This is the third in a series of units designed to point out parallels in selected writings of white and black American writers who, under the same canopy of creative and humanistic expression, share interests in the same themes, experiment with similar writing styles, and find themselves facing the same artistic conundrums. Writings of women—black and white—reveal the precarious status of women in American culture.
Because female aggression meets often with strong censure, women historically have sought passive means of attaining ends. Their actions, to escape public reprimand, must acknowledge their inferior station—their alleged vulnerability. Within this stifling atmosphere, some women have challenged the system openly, while many have found that even within this realm of vulnerability they have power to control, to move, to dominate. For black women, racism compounds the problem of sexism. “If growing up is painful for the Southern black girl,” writes Maya Angelou in
, “being aware of her displacement is the rust on the razor blade that threatens the throat.”
Women-on-women writings of selected black and white writers disclose subtle nuances in the portrayal of female characters in this conflict. Students, through this course in Women’s Literature, will explore the meaning of “Sisterhood” in black and white.
Note: This course, designed for average to above average sophomores and juniors, demands a keen interest in literature.
Course of Study
Note: The narration to follow is designed to give the teacher a quick overview of the plot and theme of each story covered. All selections of white women writers come from
by Current-Garcia and Patrick. Selections of black women writers are conspicuously absent in most anthologies—including those devoted exclusively to women. For that reason, the stories by black women writers come from several sources.
The attempt here is not to pair stories by black and white writers (although that may be desirable.) That, however, will be addressed in the lesson plans. Rather, the discussion will show that women writers depict female protagonists as passive vehicles, desperate for liberation, who must because of social convention choose cautiously their modes of action.
Both “A Respectable Woman” by Kate Chopin and “A New England Nun” by Mary E. Wilkins Freeman provide strong examples of how women must passively manipulate to assert their will. Mrs. Baroda, the protagonist in “A Respectable Woman,” falls in love with Mr. Gouvernail, “her husband’s college friend.”
She, contrary to her expectations, “rather liked him when he first presented himself” (p. 218), because “his manner was as courteous toward her as the most exacting woman could require” (p. 219). But his polite indifference perplexed and attracted her most. Their innocent encounter in the garden “beneath a live oak tree at the edge of the gravel walk” (p. 220) smolders into a clandestine romance. His “red point of a lighted cigar” and her “filmy, white scarf” (p. 220) provide almost comical Freudian metaphors for what surreptitiously transpires. Enraptured “in the tones of his voice” (p. 221), the desire to touch him overwhelms her, but she is “a respectable woman” for whom such an affair would ruin her reputation. Aware of her vulnerability, she assumes before her unsuspecting husband the posture of the dutiful wife who suffers little sacrifices for the sake of her marriage. Overcoming her initial dislike of Gouvernail, Mrs. Baroda whimsically says, “I have overcome everything! you will see. This time I shall be very nice to him” (p. 221). Under the guise of acquiescence, she coyly controls her fate.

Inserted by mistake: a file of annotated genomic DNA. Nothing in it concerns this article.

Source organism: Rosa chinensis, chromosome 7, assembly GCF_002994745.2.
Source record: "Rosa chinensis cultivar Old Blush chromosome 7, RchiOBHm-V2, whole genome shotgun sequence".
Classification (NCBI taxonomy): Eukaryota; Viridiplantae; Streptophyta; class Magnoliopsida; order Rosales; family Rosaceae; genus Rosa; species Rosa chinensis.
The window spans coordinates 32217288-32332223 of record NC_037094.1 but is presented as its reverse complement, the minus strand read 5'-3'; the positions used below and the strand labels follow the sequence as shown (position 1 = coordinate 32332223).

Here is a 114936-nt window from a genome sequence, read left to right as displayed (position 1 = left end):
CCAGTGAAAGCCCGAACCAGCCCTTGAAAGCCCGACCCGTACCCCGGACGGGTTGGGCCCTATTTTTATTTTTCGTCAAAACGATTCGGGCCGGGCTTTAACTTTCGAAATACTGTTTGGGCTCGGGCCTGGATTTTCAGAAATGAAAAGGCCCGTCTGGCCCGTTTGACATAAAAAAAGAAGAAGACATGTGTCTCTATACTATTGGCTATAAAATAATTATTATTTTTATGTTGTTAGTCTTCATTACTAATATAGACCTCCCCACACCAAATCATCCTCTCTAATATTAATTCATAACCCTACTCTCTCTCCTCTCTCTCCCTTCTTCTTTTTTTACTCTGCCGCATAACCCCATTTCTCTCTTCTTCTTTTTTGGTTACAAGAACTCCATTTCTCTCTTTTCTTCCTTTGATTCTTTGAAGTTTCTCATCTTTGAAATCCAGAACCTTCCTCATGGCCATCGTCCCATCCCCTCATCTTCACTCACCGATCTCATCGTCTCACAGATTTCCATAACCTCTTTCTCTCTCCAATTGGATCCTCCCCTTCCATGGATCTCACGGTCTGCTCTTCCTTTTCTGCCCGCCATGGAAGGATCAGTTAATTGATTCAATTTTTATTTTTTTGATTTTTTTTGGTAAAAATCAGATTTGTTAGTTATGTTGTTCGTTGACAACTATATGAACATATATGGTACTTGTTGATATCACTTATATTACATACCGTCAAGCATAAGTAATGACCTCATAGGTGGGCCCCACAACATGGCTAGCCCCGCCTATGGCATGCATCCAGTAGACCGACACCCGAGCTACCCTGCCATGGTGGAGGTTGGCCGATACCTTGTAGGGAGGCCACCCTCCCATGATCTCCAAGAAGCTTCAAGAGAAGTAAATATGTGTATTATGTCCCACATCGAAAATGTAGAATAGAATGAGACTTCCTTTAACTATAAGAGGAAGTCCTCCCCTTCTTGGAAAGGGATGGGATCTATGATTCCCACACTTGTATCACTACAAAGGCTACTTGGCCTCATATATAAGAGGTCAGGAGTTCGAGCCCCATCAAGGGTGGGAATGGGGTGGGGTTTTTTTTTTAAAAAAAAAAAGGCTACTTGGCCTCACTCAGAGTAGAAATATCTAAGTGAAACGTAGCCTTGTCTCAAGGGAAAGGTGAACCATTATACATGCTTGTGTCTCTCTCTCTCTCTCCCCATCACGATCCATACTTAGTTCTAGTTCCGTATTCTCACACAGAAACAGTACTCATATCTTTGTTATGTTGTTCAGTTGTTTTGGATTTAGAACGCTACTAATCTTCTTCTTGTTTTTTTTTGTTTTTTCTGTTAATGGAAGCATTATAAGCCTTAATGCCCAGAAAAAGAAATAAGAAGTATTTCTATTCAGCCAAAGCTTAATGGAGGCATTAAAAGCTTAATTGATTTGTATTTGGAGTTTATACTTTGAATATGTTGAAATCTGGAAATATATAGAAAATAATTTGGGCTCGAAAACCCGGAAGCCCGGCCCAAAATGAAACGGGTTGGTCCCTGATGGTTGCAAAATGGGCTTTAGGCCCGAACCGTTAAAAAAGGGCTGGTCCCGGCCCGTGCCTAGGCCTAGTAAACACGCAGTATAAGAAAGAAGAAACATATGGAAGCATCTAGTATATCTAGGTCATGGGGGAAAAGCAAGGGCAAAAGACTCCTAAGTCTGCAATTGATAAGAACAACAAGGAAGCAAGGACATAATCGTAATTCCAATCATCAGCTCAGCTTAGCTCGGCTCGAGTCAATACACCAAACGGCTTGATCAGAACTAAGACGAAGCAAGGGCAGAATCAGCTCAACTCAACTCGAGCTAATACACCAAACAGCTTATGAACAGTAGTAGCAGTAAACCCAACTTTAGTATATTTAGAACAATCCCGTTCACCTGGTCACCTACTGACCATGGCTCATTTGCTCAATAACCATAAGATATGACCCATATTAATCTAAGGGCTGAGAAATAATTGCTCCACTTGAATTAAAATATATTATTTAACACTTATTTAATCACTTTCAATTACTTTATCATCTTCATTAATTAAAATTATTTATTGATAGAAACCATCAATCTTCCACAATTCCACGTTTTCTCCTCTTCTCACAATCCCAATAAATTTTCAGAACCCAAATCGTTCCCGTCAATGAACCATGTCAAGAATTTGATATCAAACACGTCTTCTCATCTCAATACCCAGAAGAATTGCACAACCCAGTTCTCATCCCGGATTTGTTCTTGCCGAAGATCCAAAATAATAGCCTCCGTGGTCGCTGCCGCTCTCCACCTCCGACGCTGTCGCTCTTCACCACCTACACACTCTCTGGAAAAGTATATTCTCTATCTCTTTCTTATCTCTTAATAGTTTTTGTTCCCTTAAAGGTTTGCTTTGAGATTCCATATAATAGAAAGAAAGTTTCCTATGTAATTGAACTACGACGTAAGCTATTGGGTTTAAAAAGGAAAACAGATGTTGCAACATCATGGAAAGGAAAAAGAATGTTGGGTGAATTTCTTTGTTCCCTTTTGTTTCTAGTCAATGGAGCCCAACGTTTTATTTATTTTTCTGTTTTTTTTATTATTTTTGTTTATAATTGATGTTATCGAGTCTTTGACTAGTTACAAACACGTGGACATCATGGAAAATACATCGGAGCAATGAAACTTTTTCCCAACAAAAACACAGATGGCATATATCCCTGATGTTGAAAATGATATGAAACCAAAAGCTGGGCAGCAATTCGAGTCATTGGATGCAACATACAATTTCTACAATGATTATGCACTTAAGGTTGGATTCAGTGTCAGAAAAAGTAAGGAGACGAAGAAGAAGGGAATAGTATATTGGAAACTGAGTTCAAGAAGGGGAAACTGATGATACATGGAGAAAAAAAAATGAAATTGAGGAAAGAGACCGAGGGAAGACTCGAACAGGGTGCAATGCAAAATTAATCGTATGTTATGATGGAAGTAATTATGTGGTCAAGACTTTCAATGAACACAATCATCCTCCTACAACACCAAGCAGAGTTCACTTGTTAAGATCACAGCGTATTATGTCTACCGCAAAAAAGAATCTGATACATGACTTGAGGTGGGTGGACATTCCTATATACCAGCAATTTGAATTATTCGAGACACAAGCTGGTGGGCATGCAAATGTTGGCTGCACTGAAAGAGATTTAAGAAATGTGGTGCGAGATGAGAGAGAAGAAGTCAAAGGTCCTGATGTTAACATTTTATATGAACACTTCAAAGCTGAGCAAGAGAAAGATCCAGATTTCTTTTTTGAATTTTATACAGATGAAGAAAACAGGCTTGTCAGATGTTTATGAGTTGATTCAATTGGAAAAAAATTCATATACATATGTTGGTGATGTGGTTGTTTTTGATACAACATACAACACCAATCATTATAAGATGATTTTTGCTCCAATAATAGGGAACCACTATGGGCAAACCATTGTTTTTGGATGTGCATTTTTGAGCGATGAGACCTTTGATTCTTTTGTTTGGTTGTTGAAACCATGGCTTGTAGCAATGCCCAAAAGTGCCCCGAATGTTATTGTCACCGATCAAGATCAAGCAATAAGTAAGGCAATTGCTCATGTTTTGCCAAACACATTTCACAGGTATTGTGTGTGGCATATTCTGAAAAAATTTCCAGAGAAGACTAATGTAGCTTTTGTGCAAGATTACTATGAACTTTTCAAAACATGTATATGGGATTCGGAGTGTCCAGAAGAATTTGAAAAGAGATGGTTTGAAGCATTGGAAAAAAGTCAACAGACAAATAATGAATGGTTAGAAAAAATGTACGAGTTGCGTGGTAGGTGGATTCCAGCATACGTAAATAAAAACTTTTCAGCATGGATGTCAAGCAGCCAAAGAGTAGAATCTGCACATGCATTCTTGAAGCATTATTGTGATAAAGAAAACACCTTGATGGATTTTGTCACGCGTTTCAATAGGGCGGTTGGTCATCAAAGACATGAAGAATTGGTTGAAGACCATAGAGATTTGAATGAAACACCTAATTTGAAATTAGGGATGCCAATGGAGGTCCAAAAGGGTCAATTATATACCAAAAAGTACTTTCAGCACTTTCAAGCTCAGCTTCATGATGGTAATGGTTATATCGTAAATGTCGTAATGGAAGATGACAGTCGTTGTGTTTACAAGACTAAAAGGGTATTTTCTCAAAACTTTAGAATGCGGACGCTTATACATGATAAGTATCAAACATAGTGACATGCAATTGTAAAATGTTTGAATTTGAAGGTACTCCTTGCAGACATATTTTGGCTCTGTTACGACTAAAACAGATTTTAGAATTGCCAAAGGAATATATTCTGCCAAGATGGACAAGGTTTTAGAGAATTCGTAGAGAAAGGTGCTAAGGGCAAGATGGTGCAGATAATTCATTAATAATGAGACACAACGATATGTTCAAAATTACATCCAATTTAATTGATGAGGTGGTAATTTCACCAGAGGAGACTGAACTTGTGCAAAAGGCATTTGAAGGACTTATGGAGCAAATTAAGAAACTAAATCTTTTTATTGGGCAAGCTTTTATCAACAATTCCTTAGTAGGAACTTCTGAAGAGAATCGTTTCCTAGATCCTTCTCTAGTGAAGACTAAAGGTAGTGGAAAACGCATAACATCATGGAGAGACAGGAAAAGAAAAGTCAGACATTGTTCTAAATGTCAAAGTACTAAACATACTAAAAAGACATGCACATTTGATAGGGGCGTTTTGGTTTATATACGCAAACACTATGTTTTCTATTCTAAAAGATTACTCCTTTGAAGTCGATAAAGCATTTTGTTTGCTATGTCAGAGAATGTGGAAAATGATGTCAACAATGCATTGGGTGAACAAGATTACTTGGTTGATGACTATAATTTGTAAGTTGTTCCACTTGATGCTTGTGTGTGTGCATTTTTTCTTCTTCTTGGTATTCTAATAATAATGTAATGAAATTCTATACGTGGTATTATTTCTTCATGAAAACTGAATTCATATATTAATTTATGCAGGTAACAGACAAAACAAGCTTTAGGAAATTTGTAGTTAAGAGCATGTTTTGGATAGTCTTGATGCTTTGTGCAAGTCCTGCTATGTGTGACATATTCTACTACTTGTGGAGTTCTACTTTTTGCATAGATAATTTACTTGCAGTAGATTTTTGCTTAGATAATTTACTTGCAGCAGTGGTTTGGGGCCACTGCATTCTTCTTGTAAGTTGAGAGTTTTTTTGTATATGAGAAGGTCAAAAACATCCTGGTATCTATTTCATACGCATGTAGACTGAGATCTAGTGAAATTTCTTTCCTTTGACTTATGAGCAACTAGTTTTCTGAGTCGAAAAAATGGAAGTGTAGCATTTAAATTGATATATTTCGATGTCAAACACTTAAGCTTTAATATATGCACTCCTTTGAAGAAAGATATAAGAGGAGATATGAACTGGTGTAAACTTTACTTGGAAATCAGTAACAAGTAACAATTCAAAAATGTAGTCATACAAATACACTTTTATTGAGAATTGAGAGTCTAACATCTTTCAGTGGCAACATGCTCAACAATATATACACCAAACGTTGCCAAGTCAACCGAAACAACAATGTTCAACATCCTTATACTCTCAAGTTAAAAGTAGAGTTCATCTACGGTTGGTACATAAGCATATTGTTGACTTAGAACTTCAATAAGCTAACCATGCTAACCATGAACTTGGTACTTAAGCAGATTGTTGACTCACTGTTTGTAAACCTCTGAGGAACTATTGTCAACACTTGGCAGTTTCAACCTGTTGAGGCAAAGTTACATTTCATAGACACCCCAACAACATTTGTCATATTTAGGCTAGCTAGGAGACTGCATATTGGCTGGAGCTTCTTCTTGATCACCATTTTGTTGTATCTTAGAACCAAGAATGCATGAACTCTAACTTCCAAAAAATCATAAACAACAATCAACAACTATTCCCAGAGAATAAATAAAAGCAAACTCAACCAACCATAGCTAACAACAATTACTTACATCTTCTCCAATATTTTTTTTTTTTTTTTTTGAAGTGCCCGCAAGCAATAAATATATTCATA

Louisa Ellis in “A New England Nun” meekly confronts the issue of not marrying Joe Dagget, her betrothed for fifteen years. He would have surely shattered her cloistered existence with her “little feminine appurtenances” (p. 223). The conversation between Joe and his secret girl friend that Louisa overhears need not have been the proverbial straw on the camel’s arthritic spine, but it did provide the impetus for Louisa’s final decision. She bows out without betraying herself, simply because “she had lived so long in one way that she shrank from making a change” (p. 233). Dodging disgrace without wincing, Louisa salvages her dignity with the knowledge that, though vulnerable, she has the power to protect her nun-like sanctuary.
This power to protect one’s sanctuary is revealed in other stories by women. Katherine Anne Porter in “The Grave” provides Miranda with profound religious power—the memory of the silver dove she and her brother found at the family grave site—to face the hostile world; Edith Wharton in “Roman Fever” relies on the foiling of two characters’ memories of their childhood in Rome. Porter acknowledges the strength of God’s love as solace for a trouble soul; Wharton stresses that security generates from self-knowledge. Each is characteristic of means employed by women to control their fate in a world dominated by men and circumstances.